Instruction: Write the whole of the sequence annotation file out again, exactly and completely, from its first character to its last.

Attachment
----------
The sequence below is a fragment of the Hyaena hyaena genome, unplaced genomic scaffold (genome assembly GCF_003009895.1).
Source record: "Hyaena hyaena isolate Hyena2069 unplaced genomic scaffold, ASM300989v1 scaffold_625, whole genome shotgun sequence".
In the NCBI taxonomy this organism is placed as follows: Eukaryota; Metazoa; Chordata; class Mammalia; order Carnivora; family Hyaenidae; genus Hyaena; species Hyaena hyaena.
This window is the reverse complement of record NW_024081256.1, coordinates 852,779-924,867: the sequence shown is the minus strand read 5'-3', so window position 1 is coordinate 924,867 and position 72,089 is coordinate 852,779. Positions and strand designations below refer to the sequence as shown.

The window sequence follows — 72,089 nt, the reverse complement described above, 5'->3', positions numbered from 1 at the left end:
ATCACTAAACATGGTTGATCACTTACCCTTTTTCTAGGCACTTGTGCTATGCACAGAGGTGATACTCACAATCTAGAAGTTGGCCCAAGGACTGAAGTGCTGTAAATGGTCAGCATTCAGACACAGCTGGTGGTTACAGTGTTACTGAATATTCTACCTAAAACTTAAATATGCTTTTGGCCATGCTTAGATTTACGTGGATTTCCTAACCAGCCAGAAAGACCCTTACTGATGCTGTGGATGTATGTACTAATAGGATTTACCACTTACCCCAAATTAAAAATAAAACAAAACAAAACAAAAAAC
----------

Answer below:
The sequence below is a fragment of the Hyaena hyaena genome, unplaced genomic scaffold (genome assembly GCF_003009895.1).
Source record: "Hyaena hyaena isolate Hyena2069 unplaced genomic scaffold, ASM300989v1 scaffold_625, whole genome shotgun sequence".
In the NCBI taxonomy this organism is placed as follows: Eukaryota; Metazoa; Chordata; class Mammalia; order Carnivora; family Hyaenidae; genus Hyaena; species Hyaena hyaena.
This window is the reverse complement of record NW_024081256.1, coordinates 852,779-924,867: the sequence shown is the minus strand read 5'-3', so window position 1 is coordinate 924,867 and position 72,089 is coordinate 852,779. Positions and strand designations below refer to the sequence as shown.

The window sequence follows — 72,089 nt, the reverse complement described above, 5'->3', positions numbered from 1 at the left end:
ATCACTAAACATGGTTGATCACTTACCCTTTTTCTAGGCACTTGTGCTATGCACAGAGGTGATACTCACAATCTAGAAGTTGGCCCAAGGACTGAAGTGCTGTAAATGGTCAGCATTCAGACACAGCTGGTGGTTACAGTGTTACTGAATATTCTACCTAAAACTTAAATATGCTTTTGGCCATGCTTAGATTTACGTGGATTTCCTAACCAGCCAGAAAGACCCTTACTGATGCTGTGGATGTATGTACTAATAGGATTTACCACTTACCCCAAATTAAAAATAAAACAAAACAAAACAAAAAAC